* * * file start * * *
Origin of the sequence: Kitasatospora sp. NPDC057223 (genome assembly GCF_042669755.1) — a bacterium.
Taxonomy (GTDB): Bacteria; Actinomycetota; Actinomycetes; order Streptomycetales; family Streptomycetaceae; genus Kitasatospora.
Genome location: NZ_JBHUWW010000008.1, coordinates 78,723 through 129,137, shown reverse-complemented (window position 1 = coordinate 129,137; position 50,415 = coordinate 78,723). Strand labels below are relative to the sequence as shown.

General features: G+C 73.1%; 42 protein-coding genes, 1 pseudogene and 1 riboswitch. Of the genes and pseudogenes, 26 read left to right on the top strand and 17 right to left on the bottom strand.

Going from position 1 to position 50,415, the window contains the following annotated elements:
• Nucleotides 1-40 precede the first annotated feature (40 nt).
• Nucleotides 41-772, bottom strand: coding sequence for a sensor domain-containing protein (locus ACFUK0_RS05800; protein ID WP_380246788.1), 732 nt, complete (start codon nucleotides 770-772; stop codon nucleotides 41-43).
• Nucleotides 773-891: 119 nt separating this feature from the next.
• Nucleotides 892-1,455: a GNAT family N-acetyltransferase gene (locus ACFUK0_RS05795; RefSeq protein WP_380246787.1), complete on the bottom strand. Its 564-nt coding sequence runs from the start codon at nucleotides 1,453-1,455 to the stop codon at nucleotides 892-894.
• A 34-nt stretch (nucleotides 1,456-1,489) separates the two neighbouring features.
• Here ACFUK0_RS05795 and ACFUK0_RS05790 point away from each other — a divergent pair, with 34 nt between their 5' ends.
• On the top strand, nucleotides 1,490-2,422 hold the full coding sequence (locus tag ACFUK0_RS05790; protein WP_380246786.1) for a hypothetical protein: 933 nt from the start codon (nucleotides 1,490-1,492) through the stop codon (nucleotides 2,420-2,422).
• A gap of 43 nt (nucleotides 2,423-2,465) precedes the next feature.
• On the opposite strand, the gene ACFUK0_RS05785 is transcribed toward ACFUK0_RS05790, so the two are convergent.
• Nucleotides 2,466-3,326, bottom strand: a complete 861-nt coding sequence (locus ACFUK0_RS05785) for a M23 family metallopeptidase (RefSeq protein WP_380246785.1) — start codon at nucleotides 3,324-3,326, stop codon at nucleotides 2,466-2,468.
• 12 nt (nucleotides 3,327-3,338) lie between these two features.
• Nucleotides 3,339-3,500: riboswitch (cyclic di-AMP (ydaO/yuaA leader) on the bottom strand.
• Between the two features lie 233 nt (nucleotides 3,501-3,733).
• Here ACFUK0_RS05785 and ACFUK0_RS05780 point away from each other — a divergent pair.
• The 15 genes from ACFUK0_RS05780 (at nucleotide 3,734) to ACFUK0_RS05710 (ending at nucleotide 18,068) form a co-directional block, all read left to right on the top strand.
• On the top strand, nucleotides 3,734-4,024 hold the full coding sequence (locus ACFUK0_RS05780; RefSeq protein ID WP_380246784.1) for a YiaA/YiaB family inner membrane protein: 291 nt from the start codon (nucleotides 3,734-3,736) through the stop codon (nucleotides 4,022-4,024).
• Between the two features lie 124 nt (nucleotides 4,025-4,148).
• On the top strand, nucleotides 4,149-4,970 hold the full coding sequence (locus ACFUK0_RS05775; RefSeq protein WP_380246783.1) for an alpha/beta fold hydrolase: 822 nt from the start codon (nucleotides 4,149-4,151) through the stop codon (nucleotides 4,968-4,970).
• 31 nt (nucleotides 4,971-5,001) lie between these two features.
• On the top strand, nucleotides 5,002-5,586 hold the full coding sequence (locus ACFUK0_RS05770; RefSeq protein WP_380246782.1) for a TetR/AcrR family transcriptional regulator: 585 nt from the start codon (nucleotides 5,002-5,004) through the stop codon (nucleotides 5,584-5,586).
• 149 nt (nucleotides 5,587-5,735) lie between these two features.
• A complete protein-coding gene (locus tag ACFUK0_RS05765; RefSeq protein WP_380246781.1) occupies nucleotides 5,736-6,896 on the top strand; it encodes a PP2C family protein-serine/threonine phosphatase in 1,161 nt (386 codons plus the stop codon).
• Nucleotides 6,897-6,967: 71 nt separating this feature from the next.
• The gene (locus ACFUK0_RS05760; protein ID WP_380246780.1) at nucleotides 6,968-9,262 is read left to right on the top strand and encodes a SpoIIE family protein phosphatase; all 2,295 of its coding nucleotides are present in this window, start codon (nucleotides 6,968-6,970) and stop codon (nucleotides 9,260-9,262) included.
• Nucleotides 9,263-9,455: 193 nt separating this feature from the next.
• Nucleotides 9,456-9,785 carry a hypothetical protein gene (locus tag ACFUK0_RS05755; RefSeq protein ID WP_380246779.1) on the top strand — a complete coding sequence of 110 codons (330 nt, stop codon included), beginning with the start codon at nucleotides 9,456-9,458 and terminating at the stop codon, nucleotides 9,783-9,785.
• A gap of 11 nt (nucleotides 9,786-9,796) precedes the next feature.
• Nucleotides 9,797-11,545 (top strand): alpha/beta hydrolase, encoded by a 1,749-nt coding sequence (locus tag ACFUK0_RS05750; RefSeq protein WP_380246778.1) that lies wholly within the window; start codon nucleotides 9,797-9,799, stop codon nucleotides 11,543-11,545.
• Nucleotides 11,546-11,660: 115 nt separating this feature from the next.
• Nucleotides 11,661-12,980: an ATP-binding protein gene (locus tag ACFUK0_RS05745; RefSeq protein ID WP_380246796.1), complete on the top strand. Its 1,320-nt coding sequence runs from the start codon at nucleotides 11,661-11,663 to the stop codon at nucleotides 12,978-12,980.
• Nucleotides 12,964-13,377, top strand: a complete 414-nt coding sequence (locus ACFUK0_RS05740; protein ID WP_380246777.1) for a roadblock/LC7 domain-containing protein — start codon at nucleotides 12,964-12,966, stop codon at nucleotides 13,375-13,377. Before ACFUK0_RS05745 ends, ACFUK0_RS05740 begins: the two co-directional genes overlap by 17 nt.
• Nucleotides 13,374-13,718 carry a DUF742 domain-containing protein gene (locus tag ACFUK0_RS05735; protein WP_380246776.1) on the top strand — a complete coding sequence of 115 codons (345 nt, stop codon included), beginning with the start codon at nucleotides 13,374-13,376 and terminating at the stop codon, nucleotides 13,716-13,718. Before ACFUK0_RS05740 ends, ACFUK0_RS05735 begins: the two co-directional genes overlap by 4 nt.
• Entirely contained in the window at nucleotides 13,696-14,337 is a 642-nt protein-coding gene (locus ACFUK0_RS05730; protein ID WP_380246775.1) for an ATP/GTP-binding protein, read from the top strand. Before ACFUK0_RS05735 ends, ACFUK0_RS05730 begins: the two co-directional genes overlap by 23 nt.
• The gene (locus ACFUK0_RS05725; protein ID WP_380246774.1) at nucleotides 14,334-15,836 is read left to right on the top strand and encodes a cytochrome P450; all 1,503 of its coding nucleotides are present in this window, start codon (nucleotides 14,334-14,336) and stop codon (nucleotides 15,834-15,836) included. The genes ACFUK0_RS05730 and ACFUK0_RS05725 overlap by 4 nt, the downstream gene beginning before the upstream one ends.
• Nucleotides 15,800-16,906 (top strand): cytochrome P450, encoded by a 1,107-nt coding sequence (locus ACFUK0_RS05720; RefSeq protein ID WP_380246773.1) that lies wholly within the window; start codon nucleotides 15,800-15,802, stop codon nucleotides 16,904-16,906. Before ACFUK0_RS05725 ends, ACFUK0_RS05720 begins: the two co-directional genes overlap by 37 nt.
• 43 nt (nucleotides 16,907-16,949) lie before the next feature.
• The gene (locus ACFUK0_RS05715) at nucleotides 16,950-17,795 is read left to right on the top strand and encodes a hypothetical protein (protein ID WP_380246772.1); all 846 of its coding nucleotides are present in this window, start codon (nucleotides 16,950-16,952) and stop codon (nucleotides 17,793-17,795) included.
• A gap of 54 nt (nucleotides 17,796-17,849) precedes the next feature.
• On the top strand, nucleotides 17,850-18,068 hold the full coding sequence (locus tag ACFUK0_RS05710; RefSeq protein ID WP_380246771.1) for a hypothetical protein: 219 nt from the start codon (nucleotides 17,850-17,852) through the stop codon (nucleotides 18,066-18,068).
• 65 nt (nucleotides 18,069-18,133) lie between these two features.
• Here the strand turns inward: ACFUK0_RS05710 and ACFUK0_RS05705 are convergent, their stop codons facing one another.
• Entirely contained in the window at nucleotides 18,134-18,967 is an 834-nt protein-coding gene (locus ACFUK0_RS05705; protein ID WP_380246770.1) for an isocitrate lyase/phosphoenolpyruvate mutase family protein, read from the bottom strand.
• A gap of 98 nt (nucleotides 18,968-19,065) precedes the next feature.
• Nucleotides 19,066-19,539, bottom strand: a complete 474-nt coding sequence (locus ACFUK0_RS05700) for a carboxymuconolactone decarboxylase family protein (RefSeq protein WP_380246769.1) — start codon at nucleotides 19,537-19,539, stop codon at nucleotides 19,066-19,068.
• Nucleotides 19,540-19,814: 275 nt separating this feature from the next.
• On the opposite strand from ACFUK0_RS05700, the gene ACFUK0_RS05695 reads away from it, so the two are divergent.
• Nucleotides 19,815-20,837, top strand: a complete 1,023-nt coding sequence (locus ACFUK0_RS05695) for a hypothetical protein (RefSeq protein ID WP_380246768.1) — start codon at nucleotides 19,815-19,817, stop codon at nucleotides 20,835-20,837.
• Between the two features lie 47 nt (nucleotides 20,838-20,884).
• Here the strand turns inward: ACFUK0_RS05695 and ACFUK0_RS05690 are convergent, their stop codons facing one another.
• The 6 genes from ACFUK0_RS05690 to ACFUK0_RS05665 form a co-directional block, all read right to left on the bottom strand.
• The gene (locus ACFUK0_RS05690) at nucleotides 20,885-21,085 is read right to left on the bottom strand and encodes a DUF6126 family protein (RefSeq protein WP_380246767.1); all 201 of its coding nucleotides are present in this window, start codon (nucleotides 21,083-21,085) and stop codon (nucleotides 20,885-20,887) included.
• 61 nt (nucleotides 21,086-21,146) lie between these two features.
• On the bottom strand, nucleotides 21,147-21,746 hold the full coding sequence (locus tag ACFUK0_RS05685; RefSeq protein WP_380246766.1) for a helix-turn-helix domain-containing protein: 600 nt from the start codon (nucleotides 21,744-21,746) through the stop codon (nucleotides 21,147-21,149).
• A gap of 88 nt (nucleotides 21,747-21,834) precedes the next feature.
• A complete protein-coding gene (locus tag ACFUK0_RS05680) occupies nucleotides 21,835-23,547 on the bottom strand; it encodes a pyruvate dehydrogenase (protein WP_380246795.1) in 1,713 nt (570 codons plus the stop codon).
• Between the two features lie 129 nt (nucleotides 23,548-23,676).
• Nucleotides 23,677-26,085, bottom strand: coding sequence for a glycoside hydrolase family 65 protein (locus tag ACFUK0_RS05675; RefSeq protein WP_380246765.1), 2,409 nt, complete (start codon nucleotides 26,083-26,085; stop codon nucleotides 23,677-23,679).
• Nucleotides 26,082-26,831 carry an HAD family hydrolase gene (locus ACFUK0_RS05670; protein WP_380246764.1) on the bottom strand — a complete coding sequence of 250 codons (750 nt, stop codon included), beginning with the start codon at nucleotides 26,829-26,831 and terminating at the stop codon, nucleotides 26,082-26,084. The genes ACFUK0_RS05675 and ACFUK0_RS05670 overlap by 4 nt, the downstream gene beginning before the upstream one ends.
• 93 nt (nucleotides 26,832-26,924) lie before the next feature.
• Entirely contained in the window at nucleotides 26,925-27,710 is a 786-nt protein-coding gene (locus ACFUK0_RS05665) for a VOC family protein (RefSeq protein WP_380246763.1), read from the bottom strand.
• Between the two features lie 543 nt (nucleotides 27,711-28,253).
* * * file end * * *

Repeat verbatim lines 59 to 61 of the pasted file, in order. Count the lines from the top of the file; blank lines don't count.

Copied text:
• A gap of 88 nt (nucleotides 21,747-21,834) precedes the next feature.
• A complete protein-coding gene (locus tag ACFUK0_RS05680) occupies nucleotides 21,835-23,547 on the bottom strand; it encodes a pyruvate dehydrogenase (protein WP_380246795.1) in 1,713 nt (570 codons plus the stop codon).
• Between the two features lie 129 nt (nucleotides 23,548-23,676).